Colorado hasn’t been able to hit or pitch in the early going and their 3-9 record is evidence of just that.
Both aspects make you ponder. A team that sports a trio such as Charlie Blackmon, Nolan Arenado and Trevor Story should certainly be able to hit. A team with a trio of Kyle Freeland, German Marquez and Jon Gray should be able to pitch. In his defense, Marquez hasn’t been too bad, but the remainder of the rotation has largely struggled.
What’s more is that the Rockies are a cool 0-5 at home this season. Coors Field isn’t yet yielding the long ball like it will once the weather improves, however both teams are still playing on the same field and the Rockies have been outplayed at home.
Fresh off an eight-year, $260 extension, Arenado is slugging just .362 in the early going and is without a home run in 51 plate appearances. He should be just fine, but the supporting cast is questionable outside of Blackmon and Story. David Dahl was primed for everyday playing time and a big season before hitting the IL early.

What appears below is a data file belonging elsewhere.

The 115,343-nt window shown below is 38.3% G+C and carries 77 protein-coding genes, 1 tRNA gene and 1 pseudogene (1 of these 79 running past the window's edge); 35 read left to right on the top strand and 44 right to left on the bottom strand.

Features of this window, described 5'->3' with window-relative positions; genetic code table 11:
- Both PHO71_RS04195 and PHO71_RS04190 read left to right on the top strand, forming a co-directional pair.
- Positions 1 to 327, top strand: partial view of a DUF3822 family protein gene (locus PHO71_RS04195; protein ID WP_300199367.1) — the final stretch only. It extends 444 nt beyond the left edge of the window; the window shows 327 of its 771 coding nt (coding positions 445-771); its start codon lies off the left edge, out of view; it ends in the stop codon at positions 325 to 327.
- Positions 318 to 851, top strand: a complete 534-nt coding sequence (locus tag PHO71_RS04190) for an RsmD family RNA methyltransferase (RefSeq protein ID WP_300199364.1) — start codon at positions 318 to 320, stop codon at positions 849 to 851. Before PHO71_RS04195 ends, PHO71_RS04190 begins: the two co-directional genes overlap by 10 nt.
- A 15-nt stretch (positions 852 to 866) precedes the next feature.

The starting rotation has been bitten by the home run bug as their 1.53 HR/9 mark ranks 21st, but they aren’t helping themselves with a 3.76 BB/9 clip either, good for 22nd.
The offense will rebound. They aren’t going to sport a .272 wOBA alongside the Tigers and Blue Jays for much longer. They’re too proven and too talented to do so.
They have time, but they’re not going to want to fall much further back before turning things around.
Sure, we knew Davis’ best offensive days are likely behind him after posting one of the worst seasons a hitter has had in baseball history last season.
Davis produced a cringe-worthy .168/.243/.296 slash line in 2018 and that production resulted in a -3.1 WAR given his weak glove and zero baserunning contributions.
But hey, he hit 16 homers and suffered from a .237 BABIP, well under his career mark of .303.
Okay, enough with the positivity.
Davis is hitless in 33 plate appearances this season and has struck out in 45.5% of his at-bats on the season. Dating back to last season, Davis is now hitless in his last 50 at-bats and 61 plate appearances. Yep, 0 for 50. That is easily the longest hitless stretch in MLB history. And it’s a long history.